There is also the blessing of being present in a fortunate time: This is a time when once you come into contact with an area of exploration, and that includes the Dhamma, you can learn more about it with a few finger taps, engage in discussion with other learners, ask questions and interact with teachers – whether in text, speech or even visually – right from your home!

The sight of monastics

I can’t even begin to tell you how inspiring it is for practice to see monastics living their lives, setting an ideal for the lay folk, just like in the time of the Buddha. Not only do I get to see this sight I never saw growing up, I also get to see a number of lay people interacting with them and many of these lay Buddhists are familiar with interacting with monks (per point above regarding immigration), providing them with support, knowing how to learn from them. I think of these lay folks as a freshman might regard a junior or senior – keenly watching for example.  

The willingness to go to the ends of the planet to learn more about what you think worthwhile

It’s argued that this quality of “going all out” is in abundance in America. I tend to agree.  A whole wave of Buddhist influence in North America is through people who either encountered the Dharma while in Asia or even expressly went there to spend years or decades learning with masters.  While I do have some irritation with the fact that in some minds, the teachings passed down by these students of the masters is considered  the real American Buddhism and “modern” while that brought by Asian students of the masters of the same previous generations is not… I am thankful for them too.  I came into contact with the Buddha’s teaching through just such channels.  They have greatly broadened the visibility of the Dharma to the population.  Another phenomenon that came with this wave: the prominence of lay teachers. 

The clear recognition of some forms of dukkha

Different cultures tend to be blind to different forms of dukkha they endure.  Whatever our society is blind to, one thing that’s fairly widely accepted in the US is that we’re pretty stressed, dissatisfied, and that some of our pursuits are quite exhausting.  Most agree on this, even if there is plenty of disagreement on whether such pursuits and dissatisfaction with the status quo are a good thing or bad.  And that’s great. It’s much harder for a person who does not recognize being in the grip of greed, hatred, delusion and suffering to realize they need the Dhamma.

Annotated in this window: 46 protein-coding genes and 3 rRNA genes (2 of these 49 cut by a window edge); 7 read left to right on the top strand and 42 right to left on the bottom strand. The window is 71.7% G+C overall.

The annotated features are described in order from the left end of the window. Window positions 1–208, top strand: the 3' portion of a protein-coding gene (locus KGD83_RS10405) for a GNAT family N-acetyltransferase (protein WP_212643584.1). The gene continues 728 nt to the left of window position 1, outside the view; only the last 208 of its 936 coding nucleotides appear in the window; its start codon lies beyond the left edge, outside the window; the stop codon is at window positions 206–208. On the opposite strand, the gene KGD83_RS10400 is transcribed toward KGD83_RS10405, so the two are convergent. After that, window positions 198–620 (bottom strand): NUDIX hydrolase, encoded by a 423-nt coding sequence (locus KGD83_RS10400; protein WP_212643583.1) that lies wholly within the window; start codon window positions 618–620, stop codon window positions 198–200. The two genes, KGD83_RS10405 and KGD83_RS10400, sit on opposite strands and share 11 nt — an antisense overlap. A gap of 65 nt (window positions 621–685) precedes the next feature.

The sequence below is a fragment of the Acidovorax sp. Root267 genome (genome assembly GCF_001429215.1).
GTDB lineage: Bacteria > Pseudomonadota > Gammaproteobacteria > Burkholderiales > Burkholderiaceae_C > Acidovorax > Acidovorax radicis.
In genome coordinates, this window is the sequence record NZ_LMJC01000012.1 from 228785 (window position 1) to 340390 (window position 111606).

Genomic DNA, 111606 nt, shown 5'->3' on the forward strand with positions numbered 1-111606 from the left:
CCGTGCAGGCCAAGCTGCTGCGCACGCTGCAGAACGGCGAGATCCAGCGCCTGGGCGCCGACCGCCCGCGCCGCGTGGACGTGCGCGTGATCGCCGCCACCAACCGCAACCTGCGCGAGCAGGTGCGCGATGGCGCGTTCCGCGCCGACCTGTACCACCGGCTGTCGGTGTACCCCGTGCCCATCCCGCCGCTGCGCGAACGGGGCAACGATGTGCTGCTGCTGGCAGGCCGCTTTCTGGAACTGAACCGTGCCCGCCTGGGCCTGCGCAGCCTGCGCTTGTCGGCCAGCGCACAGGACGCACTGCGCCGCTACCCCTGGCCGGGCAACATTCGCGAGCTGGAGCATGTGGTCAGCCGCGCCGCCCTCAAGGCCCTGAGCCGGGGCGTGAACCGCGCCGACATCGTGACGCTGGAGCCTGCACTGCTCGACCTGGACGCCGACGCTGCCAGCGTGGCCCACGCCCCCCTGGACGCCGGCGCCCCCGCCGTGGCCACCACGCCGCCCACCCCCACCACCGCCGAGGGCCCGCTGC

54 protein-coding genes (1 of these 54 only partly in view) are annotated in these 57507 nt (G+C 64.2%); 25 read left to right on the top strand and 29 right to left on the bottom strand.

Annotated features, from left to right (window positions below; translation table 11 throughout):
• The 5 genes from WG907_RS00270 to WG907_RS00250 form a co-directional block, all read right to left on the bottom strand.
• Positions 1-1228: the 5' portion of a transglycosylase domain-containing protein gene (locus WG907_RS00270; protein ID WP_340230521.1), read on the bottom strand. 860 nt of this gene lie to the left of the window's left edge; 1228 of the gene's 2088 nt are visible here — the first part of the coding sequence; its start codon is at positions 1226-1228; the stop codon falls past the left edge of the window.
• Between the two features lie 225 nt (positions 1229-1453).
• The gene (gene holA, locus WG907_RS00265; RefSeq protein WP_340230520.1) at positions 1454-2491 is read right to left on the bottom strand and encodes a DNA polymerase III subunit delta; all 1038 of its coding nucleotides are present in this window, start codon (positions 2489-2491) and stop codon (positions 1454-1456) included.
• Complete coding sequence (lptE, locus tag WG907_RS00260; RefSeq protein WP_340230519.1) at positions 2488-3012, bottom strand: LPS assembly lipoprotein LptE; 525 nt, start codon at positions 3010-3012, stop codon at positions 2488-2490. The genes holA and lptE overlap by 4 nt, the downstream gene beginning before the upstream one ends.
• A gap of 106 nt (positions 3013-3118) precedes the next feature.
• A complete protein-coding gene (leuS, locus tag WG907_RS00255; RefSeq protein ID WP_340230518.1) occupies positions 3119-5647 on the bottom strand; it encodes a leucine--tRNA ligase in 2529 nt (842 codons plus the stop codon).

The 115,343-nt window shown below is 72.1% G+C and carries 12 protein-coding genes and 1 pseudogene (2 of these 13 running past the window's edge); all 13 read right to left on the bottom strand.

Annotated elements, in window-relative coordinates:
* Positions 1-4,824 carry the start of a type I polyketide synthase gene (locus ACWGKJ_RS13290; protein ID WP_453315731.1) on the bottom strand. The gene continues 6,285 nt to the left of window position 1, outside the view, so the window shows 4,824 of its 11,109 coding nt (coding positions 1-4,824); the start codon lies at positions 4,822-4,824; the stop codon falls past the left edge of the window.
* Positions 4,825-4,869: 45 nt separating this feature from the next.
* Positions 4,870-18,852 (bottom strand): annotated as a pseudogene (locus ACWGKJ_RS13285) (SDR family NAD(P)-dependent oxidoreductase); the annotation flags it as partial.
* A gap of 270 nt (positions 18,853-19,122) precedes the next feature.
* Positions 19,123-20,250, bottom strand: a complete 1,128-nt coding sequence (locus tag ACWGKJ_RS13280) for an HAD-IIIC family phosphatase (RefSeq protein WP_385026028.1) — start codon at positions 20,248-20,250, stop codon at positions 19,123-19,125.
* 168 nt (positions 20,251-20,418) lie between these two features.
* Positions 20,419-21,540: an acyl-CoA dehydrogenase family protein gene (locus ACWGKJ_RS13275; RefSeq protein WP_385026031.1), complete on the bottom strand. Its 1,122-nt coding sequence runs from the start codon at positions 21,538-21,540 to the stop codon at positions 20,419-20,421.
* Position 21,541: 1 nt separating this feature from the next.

With being in a leadership position in technology and innovation comes the unenviable burden  of being the first to meet new forms of dukkha. Social media is a fairly recent example, but there have been others for some time now, reminding us all the time that liberation from dukkha is a goal and undertaking of its own.  It’s not going to come by making progress on other matters of physical comfort or entertainment.  

Knowing that this is a home for the Dharma

Perhaps to me the most important aspect of living in America – in contrast to most other places is the feeling of being at home, regardless of where you come from. To cite a speech in 1988 from one of our former presidents, which is included in the little handbook that every naturalized American gets at their oath ceremony:

“America represents something universal in the human spirit. I received a letter not long ago from a man who said, ‘You can go to Japan to live, but you cannot become Japanese. You can go to France to live and not become a Frenchman. You can go to live in Germany or Turkey, and you won’t become a German or a Turk.’ But then he added, ‘Anybody from any corner of the world can come to America to live and become an American.’?”